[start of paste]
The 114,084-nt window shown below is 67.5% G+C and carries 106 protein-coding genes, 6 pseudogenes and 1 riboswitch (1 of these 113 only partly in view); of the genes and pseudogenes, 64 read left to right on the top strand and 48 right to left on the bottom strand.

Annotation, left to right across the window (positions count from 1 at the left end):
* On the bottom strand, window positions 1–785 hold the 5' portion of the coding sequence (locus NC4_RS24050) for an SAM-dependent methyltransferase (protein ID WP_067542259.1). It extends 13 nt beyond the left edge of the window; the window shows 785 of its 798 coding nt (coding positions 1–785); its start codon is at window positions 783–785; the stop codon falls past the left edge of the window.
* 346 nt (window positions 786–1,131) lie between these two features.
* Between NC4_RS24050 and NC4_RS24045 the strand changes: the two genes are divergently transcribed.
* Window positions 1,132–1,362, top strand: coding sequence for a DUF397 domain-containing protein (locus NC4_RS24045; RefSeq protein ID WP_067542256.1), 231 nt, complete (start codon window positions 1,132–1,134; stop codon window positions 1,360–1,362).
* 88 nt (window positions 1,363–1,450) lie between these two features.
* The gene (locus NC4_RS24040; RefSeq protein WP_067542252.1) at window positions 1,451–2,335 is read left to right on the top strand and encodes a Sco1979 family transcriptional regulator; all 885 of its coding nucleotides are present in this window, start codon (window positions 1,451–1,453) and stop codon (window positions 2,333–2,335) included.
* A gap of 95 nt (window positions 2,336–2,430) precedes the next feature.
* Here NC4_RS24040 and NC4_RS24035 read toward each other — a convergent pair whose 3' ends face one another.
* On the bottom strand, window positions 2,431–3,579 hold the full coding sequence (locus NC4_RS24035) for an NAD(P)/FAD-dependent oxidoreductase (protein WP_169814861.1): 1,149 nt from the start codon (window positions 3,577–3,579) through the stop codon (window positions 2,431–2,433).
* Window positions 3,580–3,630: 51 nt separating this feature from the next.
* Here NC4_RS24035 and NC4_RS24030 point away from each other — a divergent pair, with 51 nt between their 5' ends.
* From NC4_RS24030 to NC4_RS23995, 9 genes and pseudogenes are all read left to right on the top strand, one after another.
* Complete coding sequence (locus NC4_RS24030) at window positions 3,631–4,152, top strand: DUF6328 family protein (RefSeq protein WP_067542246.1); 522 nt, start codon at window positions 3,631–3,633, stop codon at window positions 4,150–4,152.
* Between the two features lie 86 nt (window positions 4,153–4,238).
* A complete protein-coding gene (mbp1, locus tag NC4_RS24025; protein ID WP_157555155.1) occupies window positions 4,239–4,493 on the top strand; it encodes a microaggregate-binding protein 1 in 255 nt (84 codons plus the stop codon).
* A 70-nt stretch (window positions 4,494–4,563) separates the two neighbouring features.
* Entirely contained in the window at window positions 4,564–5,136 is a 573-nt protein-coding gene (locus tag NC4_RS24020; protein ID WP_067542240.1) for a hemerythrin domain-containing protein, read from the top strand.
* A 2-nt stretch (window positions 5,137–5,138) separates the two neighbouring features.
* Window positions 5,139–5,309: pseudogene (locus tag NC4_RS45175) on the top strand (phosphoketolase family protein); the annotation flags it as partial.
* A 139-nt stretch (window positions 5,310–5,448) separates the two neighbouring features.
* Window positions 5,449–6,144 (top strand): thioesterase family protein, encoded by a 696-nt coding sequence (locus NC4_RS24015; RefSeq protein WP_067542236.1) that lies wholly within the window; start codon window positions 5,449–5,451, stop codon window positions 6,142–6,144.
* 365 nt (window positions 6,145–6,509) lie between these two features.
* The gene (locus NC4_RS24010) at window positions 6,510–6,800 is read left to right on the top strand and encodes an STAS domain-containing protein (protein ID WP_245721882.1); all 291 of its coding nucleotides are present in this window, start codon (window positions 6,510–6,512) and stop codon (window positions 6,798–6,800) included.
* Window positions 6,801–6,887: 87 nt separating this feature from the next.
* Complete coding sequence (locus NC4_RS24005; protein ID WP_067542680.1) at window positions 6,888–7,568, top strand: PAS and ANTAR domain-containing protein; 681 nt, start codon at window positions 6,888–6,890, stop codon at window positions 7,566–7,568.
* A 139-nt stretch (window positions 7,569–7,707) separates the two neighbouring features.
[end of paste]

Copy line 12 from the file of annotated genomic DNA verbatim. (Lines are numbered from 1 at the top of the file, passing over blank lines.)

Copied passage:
* Window positions 3,580–3,630: 51 nt separating this feature from the next.